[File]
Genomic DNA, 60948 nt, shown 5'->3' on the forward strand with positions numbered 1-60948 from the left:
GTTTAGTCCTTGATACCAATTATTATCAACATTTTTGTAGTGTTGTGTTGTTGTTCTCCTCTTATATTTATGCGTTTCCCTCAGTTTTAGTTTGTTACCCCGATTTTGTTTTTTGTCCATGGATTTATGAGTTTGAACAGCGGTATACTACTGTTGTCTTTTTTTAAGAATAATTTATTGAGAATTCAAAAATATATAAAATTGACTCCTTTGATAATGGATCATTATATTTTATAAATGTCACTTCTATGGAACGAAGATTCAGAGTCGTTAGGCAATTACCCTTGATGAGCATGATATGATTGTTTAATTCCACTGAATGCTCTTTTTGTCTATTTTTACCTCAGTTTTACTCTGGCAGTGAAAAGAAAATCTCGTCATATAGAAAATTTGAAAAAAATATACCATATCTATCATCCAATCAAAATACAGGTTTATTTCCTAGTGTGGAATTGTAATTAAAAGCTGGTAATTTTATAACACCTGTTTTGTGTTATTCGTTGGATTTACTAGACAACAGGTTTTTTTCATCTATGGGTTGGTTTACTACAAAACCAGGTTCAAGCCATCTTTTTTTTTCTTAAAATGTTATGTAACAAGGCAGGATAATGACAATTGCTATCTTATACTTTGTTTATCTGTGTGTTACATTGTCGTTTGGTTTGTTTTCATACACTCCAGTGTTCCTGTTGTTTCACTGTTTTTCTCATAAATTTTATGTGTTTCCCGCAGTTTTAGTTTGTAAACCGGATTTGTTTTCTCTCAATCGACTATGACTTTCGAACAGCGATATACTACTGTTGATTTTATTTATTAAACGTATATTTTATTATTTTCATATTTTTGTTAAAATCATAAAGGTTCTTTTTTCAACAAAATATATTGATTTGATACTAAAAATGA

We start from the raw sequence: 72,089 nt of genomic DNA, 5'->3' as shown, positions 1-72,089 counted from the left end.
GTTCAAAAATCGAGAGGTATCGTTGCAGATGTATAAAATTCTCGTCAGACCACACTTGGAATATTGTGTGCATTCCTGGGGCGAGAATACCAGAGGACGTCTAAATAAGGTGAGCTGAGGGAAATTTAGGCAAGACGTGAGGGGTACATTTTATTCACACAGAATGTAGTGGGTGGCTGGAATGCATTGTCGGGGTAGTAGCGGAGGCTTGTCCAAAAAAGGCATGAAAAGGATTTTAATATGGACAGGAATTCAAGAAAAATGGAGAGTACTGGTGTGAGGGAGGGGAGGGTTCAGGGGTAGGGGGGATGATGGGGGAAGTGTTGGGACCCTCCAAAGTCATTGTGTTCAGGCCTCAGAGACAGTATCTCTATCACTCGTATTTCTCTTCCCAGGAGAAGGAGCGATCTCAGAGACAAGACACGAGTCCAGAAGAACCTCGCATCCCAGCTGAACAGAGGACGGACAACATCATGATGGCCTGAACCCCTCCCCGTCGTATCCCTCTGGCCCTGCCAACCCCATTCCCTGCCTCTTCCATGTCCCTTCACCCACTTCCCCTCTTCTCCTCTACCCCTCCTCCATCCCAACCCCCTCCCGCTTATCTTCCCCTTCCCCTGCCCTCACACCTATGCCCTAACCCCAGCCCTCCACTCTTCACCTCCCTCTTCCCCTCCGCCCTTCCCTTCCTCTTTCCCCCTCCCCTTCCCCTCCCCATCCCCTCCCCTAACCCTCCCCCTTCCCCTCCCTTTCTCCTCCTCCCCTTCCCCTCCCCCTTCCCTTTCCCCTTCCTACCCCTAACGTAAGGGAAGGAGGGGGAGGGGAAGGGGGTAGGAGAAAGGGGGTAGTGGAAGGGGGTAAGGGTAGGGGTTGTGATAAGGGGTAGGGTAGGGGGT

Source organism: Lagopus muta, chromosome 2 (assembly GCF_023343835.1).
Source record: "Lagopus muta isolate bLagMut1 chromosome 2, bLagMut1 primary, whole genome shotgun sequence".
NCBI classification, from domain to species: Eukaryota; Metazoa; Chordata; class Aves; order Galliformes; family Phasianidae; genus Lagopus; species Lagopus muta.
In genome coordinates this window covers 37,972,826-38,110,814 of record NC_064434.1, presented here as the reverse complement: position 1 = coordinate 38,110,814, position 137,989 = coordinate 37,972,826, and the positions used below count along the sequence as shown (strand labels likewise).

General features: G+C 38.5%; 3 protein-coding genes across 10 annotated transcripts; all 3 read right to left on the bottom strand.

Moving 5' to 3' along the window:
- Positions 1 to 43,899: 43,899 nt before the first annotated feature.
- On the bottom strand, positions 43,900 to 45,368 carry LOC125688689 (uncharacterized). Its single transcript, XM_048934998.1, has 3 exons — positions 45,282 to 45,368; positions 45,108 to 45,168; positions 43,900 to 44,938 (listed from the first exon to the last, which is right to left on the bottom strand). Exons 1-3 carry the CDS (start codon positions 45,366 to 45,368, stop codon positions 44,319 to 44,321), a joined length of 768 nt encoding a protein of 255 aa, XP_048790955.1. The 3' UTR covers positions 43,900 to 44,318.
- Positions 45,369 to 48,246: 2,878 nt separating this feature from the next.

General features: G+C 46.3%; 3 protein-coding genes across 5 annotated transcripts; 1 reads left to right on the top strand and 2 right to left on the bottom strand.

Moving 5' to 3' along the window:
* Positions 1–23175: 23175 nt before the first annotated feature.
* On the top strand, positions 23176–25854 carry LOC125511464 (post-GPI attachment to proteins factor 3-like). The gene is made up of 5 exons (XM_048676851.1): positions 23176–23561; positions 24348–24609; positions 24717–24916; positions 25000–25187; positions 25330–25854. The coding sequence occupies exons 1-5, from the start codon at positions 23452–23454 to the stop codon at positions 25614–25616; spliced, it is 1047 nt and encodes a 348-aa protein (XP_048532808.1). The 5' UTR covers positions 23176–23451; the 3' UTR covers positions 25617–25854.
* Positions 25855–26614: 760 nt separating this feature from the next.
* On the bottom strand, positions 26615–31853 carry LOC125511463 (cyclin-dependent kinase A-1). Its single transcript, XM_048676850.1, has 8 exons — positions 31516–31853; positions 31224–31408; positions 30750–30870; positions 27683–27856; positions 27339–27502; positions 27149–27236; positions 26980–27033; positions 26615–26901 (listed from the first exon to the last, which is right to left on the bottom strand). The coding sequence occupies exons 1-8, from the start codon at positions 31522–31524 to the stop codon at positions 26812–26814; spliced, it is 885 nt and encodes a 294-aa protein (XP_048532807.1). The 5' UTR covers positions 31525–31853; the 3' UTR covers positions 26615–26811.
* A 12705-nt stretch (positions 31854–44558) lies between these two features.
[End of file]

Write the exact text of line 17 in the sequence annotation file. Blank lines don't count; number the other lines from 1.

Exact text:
* On the top strand, positions 23176–25854 carry LOC125511464 (post-GPI attachment to proteins factor 3-like). The gene is made up of 5 exons (XM_048676851.1): positions 23176–23561; positions 24348–24609; positions 24717–24916; positions 25000–25187; positions 25330–25854. The coding sequence occupies exons 1-5, from the start codon at positions 23452–23454 to the stop codon at positions 25614–25616; spliced, it is 1047 nt and encodes a 348-aa protein (XP_048532808.1). The 5' UTR covers positions 23176–23451; the 3' UTR covers positions 25617–25854.